Abstract detail

Title The December 2008 Riots in Greece

The shooting by a police officer of a fifteen-year old boy in Athens, on 6 December 2008, sparked almost three weeks of destructive rioting and militant protest demonstrations in much of the country. This was generally recognised as the greatest social upheaval since the downfall of the military dictatorship in 1974. The protestors in December consisted of schoolchildren and students in vast numbers; while the destruction was perpetrated mainly by small numbers of apolitical hooligans, and by revolutionary and anti-authoritarian groups, who continued frequently for some months afterwards to attack property and people. The main cause of the riots was the unprovoked killing of the boy. However their scale, duration, and destructiveness were due to a tradition of anti-authoritarian and anti-capitalist activity - dating from 1974 - which manifested itself in terrorist attacks and in frequent protest movements, especially by wage-earners and students. Such protests flourished in a context of chronically ineffectual but over-centralised government. Consequently, the public distrust of government, and in particular of the police, were particularly strong by European standards. It was strong among young people, whose feeling of insecurity was worsened by the slowing of the economy in 2008.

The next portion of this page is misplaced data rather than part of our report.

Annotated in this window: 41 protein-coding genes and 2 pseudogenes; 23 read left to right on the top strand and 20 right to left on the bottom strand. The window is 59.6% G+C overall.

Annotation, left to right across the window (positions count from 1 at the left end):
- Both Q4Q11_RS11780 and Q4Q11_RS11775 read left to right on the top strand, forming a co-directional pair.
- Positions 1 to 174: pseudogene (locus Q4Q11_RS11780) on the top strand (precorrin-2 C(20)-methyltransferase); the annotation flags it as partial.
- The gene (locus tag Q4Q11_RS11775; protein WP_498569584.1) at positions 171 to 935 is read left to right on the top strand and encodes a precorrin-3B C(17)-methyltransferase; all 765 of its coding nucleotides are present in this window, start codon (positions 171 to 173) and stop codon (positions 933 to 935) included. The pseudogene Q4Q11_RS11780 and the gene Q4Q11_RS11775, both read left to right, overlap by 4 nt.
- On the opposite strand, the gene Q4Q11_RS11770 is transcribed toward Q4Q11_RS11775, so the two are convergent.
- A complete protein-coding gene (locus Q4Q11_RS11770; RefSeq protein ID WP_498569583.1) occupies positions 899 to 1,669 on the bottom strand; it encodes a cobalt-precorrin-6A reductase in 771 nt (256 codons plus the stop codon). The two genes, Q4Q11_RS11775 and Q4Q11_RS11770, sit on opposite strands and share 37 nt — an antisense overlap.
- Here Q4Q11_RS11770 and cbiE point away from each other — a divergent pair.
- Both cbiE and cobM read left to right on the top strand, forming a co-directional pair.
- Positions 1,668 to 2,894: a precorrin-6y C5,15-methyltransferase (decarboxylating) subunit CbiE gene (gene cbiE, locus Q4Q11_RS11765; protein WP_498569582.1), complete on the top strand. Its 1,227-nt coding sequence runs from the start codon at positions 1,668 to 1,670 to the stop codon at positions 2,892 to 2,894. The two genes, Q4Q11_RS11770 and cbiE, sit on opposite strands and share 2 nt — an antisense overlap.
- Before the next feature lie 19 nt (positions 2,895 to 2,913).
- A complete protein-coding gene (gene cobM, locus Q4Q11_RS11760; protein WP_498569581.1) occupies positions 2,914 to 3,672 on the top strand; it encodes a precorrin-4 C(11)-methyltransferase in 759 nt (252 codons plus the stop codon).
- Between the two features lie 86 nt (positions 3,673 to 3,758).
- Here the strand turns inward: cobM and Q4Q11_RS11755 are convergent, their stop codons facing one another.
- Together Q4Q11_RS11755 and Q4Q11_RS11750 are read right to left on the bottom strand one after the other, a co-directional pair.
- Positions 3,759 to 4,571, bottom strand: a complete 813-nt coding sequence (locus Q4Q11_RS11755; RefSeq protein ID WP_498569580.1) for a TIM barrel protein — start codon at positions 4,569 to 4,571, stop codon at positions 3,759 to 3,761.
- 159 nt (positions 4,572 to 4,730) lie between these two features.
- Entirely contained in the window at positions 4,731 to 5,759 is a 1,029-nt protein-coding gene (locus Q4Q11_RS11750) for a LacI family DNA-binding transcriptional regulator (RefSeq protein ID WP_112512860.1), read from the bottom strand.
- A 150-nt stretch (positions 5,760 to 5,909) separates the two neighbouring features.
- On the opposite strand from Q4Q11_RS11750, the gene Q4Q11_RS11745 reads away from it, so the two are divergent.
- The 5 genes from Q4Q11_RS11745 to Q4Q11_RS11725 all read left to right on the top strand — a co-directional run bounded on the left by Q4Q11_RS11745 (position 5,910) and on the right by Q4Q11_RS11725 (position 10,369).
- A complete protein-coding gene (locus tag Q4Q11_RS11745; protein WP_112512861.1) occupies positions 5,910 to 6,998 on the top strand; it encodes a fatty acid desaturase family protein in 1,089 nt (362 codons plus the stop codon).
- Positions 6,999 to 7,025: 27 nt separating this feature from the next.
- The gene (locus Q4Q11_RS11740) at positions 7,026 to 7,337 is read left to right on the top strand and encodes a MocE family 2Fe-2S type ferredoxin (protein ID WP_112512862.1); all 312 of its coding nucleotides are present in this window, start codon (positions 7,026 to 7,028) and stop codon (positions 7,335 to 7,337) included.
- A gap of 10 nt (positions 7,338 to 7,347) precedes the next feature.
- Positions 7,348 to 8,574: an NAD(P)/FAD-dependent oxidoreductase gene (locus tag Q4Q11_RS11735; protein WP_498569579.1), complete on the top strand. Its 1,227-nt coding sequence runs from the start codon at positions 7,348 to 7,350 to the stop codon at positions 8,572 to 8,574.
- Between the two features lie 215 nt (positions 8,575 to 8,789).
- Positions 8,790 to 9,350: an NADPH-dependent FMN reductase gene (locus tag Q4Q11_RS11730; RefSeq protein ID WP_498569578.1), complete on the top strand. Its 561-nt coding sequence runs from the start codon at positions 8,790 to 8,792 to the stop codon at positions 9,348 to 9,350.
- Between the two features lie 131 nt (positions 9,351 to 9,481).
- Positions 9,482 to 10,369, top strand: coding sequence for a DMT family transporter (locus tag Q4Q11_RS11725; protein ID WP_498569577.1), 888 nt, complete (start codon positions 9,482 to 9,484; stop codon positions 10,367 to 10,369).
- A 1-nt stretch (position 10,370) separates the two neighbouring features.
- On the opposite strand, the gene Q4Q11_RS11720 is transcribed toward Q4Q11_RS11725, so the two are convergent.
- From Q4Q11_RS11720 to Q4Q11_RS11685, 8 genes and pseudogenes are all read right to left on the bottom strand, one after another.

Primary author
David Close